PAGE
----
GammaKnife radiosurgery uses many high-intensity beams of radiation focused on a single small spot to treat brain cancer and other conditions requiring precise ablation. Almost 70,000 patients worldwide receive GammaKnife radiosurgery each year, which involves first taking high-resolution images of the brain with CT or MRI, and then affixing a stereotactic head frame that will be used to accurately line up the patient with the Perfexion GammaKnife for treatment. This frame can be uncomfortable and unpleasant.
Working in partnership with Elekta, Techna researchers led by Dr. David Jaffray developed a cone-beam CT imaging solution for the GammaKnife system. Now fully commercialized as the Elekta GammaKnife Icon, this image-guided GammaKnife has the ability to image a patient on the treatment bed, ensuring treatment accuracy without the need for the invasive head frame.
The image-guidance capabilities also open new ways of using the radiosurgery device, which Elekta is exploring further in partnership with researchers from UHN. For example, fractionated radiation treatment—where a patient receives multiple radiation treatments but at lower doses thus giving healthy irradiated tissue time to heal between treatments—is a common technique that is used for other radiation therapy devices. The head frame has so far made the use of fractionated approaches difficult on the GammaKnife; the new image-guided capabilities of the Icon will allow researchers to explore these options and add another tool in the fight against cancer.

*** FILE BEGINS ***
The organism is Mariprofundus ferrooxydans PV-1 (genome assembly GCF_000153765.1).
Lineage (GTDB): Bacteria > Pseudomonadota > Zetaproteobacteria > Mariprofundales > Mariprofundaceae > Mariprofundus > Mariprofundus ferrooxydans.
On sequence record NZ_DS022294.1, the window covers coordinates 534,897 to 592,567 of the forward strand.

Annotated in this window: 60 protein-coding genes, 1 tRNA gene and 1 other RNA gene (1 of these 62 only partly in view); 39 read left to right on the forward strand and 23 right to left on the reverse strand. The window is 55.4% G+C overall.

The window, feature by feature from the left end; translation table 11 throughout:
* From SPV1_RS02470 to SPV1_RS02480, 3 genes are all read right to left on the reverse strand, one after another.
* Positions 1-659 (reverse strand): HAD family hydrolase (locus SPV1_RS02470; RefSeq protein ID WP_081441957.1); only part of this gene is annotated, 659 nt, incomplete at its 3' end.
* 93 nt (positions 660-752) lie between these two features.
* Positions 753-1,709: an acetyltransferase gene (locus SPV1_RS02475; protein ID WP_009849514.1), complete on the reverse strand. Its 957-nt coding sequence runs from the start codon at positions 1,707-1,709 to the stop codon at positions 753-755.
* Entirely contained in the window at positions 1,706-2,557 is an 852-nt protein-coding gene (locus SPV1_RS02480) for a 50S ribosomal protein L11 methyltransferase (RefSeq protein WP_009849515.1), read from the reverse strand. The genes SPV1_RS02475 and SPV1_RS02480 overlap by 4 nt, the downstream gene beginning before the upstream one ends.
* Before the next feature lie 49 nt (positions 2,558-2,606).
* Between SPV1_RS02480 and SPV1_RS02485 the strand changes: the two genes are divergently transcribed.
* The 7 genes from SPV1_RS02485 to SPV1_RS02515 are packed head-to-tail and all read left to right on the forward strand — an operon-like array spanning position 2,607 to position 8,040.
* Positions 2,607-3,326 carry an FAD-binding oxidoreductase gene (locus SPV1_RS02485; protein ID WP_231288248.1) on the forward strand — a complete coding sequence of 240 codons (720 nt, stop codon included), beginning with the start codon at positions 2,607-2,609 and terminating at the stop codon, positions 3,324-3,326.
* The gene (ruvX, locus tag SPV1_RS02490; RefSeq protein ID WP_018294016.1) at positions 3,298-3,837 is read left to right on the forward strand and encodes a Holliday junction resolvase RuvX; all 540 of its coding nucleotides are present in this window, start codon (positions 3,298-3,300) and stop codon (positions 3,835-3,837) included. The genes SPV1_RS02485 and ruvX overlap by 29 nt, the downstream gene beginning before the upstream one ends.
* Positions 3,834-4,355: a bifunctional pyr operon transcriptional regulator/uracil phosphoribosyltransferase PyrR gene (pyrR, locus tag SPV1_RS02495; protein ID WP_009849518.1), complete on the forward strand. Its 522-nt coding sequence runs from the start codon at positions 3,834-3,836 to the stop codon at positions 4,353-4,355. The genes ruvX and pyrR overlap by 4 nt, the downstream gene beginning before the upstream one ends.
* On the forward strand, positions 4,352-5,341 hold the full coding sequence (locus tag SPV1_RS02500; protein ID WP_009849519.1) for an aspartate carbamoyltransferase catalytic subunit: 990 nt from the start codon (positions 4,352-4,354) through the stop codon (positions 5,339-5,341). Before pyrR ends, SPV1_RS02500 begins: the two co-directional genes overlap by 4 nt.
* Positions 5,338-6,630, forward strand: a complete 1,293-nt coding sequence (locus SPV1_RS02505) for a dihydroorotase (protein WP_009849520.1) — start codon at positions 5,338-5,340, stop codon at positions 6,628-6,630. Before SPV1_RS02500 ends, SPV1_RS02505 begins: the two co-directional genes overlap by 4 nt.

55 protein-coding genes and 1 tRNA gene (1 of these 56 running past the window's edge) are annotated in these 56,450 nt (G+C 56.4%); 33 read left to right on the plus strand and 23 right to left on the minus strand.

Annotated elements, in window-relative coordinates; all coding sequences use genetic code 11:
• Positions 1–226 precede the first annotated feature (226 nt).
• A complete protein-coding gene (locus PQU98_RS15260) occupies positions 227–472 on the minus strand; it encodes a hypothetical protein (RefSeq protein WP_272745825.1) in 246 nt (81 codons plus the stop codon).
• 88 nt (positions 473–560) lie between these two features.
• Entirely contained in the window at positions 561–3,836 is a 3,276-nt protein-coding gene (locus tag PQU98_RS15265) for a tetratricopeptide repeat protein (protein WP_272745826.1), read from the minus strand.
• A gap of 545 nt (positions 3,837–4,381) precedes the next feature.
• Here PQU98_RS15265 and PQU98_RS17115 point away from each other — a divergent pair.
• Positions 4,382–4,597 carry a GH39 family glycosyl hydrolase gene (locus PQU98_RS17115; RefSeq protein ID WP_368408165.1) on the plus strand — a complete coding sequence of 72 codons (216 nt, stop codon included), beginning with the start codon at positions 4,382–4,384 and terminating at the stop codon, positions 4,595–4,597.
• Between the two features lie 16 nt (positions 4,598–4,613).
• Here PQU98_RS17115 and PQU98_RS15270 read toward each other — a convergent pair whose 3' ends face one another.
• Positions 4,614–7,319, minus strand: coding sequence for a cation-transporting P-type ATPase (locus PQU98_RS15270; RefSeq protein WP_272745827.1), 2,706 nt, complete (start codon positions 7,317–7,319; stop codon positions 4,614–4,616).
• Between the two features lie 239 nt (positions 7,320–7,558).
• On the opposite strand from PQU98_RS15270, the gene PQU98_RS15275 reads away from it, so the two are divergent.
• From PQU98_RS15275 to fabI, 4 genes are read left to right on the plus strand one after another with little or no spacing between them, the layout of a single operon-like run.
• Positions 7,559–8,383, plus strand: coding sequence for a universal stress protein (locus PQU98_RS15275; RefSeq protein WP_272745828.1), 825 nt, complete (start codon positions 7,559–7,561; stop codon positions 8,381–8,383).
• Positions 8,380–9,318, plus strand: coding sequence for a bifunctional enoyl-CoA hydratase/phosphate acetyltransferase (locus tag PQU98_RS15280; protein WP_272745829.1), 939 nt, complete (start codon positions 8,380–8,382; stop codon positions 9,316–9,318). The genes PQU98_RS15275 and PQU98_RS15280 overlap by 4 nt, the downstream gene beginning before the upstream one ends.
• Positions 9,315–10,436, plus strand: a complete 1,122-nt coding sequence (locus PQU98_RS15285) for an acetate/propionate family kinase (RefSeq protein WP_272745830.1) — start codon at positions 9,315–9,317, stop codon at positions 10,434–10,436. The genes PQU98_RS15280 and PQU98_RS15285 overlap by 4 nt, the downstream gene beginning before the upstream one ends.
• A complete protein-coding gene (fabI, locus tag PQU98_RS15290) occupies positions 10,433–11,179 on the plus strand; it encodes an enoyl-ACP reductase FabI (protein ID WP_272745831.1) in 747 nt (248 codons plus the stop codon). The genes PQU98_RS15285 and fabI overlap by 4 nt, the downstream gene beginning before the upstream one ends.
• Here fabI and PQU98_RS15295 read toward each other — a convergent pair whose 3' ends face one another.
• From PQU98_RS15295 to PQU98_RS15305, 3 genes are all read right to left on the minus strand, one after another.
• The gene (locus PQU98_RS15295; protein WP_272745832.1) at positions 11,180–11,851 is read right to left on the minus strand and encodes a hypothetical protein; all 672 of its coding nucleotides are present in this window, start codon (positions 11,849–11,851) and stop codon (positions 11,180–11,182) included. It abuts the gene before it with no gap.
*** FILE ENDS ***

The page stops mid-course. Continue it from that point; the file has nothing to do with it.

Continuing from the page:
Techna researchers also recently received a grant to co-develop an educational program with Elekta to help drive knowledge translation and optimize the use of these new capabilities in the clinical setting.